Alfred Moritz Mond, 1st Baron
Melchett, PC, FRS, DL (23 October 1868 – 27 December 1930), known as Sir Alfred Mond, Bt, between 1910 and 1928, was a British industrialist, financier and politician. In his later life he became an active Zionist.


1 Early life and education 2 Business career 3 Political career 4 Benefactions, Zionism
and honours 5 Personal life 6 Publications 7 Literary references 8 Coat of arms 9 See also 10 References 11 External links

Early life and education[edit] Mond was born in Farnworth, Widnes, Lancashire, England, the younger son of Ludwig Mond, a chemist and industrialist who had emigrated from Germany, and his wife Frieda, née Löwenthal, both of Jewish extraction. He was educated at Cheltenham College
Cheltenham College
and St. John's College, Cambridge,[1] but failed his natural sciences tripos. He then studied law at the University of Edinburgh
University of Edinburgh
and was called to the bar by the Inner Temple
Inner Temple
in 1894.[2][3] Business career[edit] Following this he joined his father's business, Brunner Mond
Brunner Mond
& Company as director, later becoming its managing director. He was also managing director of his father's other company the Mond Nickel Company. Other directorships included those of the International Nickel Corporation of Canada, the Westminster Bank and the Industrial Finance Investment Corporation. His major business achievement was in 1926 working to create the merger of four separate companies to form Imperial Chemical Industries
Imperial Chemical Industries
(ICI) one of the world's largest industrial corporations at the time.[2] He became its first chairman.[4] Political career[edit] Mond was also involved in politics and sat as Liberal Member of Parliament for Chester
from 1906 to 1910, for Swansea from 1910 to 1918 and for Swansea West from 1918 to 1923. He served in the coalition government of David Lloyd George
David Lloyd George
as First Commissioner of Works from 1916 to 1921 and as Minister of Health (with a seat in the cabinet) from 1921 to 1922. He later switched party and represented Carmarthen from 1924 to 1928, initially as a Liberal. Although a supporter of the "New Liberalism" in his early political career and a "vocal proponent of constructive social reform" in the postwar government,[5] Mond became a Conservative in 1926 after falling out with Lloyd George over the former Prime Minister's controversial plans to nationalise agricultural land.[2][6] Mond was created a Baronet, of Hartford Hill in Great Budworth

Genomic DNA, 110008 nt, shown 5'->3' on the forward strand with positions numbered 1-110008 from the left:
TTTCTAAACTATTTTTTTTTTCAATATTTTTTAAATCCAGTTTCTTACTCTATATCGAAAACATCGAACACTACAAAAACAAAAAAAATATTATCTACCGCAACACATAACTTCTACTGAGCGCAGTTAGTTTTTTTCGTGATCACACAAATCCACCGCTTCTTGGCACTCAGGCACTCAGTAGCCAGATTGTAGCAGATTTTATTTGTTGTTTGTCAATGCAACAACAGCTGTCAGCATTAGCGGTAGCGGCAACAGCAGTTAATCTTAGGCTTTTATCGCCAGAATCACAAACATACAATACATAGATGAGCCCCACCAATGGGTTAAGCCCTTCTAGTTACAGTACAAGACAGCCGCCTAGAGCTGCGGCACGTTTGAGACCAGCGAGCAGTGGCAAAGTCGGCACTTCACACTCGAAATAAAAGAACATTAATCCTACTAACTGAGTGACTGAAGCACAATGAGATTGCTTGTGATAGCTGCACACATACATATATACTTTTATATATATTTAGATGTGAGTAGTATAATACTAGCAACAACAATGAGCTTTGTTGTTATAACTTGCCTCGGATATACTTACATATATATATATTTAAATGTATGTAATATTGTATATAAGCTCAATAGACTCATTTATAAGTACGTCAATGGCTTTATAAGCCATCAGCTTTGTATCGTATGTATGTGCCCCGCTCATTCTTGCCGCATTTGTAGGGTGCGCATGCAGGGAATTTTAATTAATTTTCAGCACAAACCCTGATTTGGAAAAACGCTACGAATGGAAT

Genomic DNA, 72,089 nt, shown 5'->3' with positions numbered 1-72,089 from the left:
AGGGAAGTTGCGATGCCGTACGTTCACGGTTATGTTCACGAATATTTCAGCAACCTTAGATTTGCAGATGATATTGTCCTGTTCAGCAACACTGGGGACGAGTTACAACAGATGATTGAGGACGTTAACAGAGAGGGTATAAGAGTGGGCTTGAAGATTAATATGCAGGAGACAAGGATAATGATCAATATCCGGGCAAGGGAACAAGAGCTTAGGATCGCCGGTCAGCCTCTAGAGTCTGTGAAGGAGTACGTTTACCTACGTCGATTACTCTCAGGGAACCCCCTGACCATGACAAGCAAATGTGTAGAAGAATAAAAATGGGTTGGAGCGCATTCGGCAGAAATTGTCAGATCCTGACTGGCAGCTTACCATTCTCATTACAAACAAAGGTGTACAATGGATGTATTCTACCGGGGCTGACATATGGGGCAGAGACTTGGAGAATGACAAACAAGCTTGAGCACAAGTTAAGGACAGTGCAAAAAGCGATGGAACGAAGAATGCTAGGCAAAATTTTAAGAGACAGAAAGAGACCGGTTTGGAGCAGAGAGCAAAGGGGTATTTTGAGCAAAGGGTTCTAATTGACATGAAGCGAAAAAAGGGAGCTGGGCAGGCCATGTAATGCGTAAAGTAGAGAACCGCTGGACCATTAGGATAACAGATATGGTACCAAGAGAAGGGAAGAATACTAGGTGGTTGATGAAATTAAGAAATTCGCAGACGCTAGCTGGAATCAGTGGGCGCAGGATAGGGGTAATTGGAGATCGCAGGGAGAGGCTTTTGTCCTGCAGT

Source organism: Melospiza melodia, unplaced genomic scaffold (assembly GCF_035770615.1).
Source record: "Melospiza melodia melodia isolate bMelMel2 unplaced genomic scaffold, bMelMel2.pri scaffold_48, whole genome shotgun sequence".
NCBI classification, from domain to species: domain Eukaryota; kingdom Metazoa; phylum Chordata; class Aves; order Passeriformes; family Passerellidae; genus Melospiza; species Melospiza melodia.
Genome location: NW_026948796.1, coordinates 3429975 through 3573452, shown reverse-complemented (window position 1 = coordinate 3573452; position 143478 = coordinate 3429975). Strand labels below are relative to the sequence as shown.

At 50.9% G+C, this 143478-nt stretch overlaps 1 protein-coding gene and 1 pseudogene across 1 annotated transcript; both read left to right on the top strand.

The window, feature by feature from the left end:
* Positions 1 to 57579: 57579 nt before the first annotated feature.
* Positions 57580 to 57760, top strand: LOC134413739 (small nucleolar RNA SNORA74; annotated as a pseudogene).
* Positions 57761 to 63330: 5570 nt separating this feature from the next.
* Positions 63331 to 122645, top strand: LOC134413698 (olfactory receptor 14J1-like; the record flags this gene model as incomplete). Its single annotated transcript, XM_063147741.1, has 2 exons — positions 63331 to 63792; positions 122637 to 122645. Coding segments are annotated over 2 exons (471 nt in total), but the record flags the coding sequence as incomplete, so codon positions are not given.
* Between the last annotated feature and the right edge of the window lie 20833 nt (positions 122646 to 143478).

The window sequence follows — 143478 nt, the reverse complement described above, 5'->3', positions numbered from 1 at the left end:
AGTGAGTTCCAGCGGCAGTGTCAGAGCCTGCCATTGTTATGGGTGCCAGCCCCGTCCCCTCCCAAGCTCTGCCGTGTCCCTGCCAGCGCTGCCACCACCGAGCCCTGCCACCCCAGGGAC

Great Budworth
in the County of Chester, in 1910,[7] and was admitted to the Privy Council in 1913.[2][8] In 1928 he was raised to the peerage as Baron
Melchett, of Landford
in the County of Southampton.[2][9] Benefactions, Zionism
and honours[edit]

Statue of Lord Melchett at Tel Mond, Israel

The Iconoclast Sir Alfred Mond: "I'm sorry to have to disturb Your Majesty, but, owing to the shortage of sites—" George III: "Shortage of sights, indeed!" Cartoon from Punch magazine, 18 August 1920.

Mond's father had bequeathed a collection of old master paintings to the National Gallery and Alfred provided housing for them in 1924. In 1929 he provided land in Chelsea for the Chelsea Health Society.[2] He first visited Palestine in 1921 with Chaim Weizmann and subsequently became an enthusiastic Zionist, contributing money to the Jewish Colonization Corporation for Palestine and writing for Zionist publications.[2] He became President of the British Zionist Foundation and made financial contributions to Zionist causes. He was the first President of the Technion in 1925.[10] Melchett founded the town of Tel Mond, now in Israel.[11] Melchett also started building what is now one of the few private houses on the shore of the Sea of Galilee, now known as Villa Melchett. Tel Aviv
Tel Aviv
and several other Israeli cities have a Melchett Street commemorating him. One of Mond's most enduring contributions to Zionism
did not come through direct political means but through his enthusiastic and active support of Pinhas Rutenberg, whom the British Government granted exclusive concessions to produce and distribute electricity in Palestine. Mond sat on the Board of the Palestine Electric Company and actively promoted the case of the company in London's political and industrial circles[12] Mond was elected a Fellow of the Royal Society
Royal Society
in 1928 and received a number of honorary degrees from Oxford, Paris and other universities.[2] Personal life[edit] In 1894 Mond married Violet Goetze and they had one son, Henry Ludwig, and three daughters. Mond died in his London home in 1930, and his son succeeded in the barony.[2] Publications[edit]

Industry and Politics (1927) Imperial Economic Unity (1930)